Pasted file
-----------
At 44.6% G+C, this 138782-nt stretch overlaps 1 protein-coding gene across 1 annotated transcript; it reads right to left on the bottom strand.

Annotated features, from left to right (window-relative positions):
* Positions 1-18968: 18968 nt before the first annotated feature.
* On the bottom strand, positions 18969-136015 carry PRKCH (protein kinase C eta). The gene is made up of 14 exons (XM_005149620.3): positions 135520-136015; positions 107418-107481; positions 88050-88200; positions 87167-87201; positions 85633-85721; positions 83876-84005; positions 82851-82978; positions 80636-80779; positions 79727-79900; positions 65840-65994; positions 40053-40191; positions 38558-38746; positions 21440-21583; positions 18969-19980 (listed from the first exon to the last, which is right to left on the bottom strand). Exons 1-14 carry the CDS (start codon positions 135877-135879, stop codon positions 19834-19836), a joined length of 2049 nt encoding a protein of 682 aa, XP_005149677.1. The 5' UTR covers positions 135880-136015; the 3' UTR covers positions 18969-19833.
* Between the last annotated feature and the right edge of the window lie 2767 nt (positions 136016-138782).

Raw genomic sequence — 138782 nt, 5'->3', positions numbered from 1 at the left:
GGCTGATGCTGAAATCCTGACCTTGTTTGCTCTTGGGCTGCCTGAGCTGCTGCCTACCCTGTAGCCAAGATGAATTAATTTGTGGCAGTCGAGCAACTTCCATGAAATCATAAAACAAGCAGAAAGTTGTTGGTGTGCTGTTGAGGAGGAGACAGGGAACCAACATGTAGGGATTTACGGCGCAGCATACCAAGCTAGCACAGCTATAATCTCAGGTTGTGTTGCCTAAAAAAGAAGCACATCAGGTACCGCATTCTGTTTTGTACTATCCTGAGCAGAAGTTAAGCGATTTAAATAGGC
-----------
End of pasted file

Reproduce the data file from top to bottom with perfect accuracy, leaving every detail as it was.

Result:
At 44.6% G+C, this 138782-nt stretch overlaps 1 protein-coding gene across 1 annotated transcript; it reads right to left on the bottom strand.

Annotated features, from left to right (window-relative positions):
* Positions 1-18968: 18968 nt before the first annotated feature.
* On the bottom strand, positions 18969-136015 carry PRKCH (protein kinase C eta). The gene is made up of 14 exons (XM_005149620.3): positions 135520-136015; positions 107418-107481; positions 88050-88200; positions 87167-87201; positions 85633-85721; positions 83876-84005; positions 82851-82978; positions 80636-80779; positions 79727-79900; positions 65840-65994; positions 40053-40191; positions 38558-38746; positions 21440-21583; positions 18969-19980 (listed from the first exon to the last, which is right to left on the bottom strand). Exons 1-14 carry the CDS (start codon positions 135877-135879, stop codon positions 19834-19836), a joined length of 2049 nt encoding a protein of 682 aa, XP_005149677.1. The 5' UTR covers positions 135880-136015; the 3' UTR covers positions 18969-19833.
* Between the last annotated feature and the right edge of the window lie 2767 nt (positions 136016-138782).

Raw genomic sequence — 138782 nt, 5'->3', positions numbered from 1 at the left:
GGCTGATGCTGAAATCCTGACCTTGTTTGCTCTTGGGCTGCCTGAGCTGCTGCCTACCCTGTAGCCAAGATGAATTAATTTGTGGCAGTCGAGCAACTTCCATGAAATCATAAAACAAGCAGAAAGTTGTTGGTGTGCTGTTGAGGAGGAGACAGGGAACCAACATGTAGGGATTTACGGCGCAGCATACCAAGCTAGCACAGCTATAATCTCAGGTTGTGTTGCCTAAAAAAGAAGCACATCAGGTACCGCATTCTGTTTTGTACTATCCTGAGCAGAAGTTAAGCGATTTAAATAGGC